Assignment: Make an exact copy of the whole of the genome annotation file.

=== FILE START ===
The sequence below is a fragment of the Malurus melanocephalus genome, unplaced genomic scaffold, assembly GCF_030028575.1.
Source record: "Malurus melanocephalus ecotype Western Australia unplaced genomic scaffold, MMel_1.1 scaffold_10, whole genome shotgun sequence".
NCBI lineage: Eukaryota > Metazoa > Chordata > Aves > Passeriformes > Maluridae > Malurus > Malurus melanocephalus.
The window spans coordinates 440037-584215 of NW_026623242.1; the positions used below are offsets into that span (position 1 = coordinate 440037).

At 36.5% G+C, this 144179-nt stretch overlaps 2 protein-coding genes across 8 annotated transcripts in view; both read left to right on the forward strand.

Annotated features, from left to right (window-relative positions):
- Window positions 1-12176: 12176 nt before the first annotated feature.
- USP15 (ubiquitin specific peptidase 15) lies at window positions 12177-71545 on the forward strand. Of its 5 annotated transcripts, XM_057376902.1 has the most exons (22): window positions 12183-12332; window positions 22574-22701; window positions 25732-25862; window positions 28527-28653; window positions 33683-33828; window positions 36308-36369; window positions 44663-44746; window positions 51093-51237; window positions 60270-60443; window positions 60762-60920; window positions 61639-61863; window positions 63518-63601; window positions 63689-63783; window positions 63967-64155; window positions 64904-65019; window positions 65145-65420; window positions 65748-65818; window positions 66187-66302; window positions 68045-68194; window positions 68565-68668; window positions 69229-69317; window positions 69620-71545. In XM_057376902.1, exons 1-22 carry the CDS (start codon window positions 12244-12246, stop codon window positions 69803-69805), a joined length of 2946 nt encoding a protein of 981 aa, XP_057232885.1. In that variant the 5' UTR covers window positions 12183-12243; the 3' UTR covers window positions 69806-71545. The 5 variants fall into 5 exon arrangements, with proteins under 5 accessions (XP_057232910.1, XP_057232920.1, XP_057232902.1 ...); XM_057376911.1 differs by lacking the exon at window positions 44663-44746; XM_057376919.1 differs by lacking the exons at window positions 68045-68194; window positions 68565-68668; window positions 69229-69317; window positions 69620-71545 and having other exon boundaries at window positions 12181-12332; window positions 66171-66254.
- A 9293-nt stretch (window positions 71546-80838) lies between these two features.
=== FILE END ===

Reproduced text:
The sequence below is a fragment of the Malurus melanocephalus genome, unplaced genomic scaffold, assembly GCF_030028575.1.
Source record: "Malurus melanocephalus ecotype Western Australia unplaced genomic scaffold, MMel_1.1 scaffold_10, whole genome shotgun sequence".
NCBI lineage: Eukaryota > Metazoa > Chordata > Aves > Passeriformes > Maluridae > Malurus > Malurus melanocephalus.
The window spans coordinates 440037-584215 of NW_026623242.1; the positions used below are offsets into that span (position 1 = coordinate 440037).

At 36.5% G+C, this 144179-nt stretch overlaps 2 protein-coding genes across 8 annotated transcripts in view; both read left to right on the forward strand.

Annotated features, from left to right (window-relative positions):
- Window positions 1-12176: 12176 nt before the first annotated feature.
- USP15 (ubiquitin specific peptidase 15) lies at window positions 12177-71545 on the forward strand. Of its 5 annotated transcripts, XM_057376902.1 has the most exons (22): window positions 12183-12332; window positions 22574-22701; window positions 25732-25862; window positions 28527-28653; window positions 33683-33828; window positions 36308-36369; window positions 44663-44746; window positions 51093-51237; window positions 60270-60443; window positions 60762-60920; window positions 61639-61863; window positions 63518-63601; window positions 63689-63783; window positions 63967-64155; window positions 64904-65019; window positions 65145-65420; window positions 65748-65818; window positions 66187-66302; window positions 68045-68194; window positions 68565-68668; window positions 69229-69317; window positions 69620-71545. In XM_057376902.1, exons 1-22 carry the CDS (start codon window positions 12244-12246, stop codon window positions 69803-69805), a joined length of 2946 nt encoding a protein of 981 aa, XP_057232885.1. In that variant the 5' UTR covers window positions 12183-12243; the 3' UTR covers window positions 69806-71545. The 5 variants fall into 5 exon arrangements, with proteins under 5 accessions (XP_057232910.1, XP_057232920.1, XP_057232902.1 ...); XM_057376911.1 differs by lacking the exon at window positions 44663-44746; XM_057376919.1 differs by lacking the exons at window positions 68045-68194; window positions 68565-68668; window positions 69229-69317; window positions 69620-71545 and having other exon boundaries at window positions 12181-12332; window positions 66171-66254.
- A 9293-nt stretch (window positions 71546-80838) lies between these two features.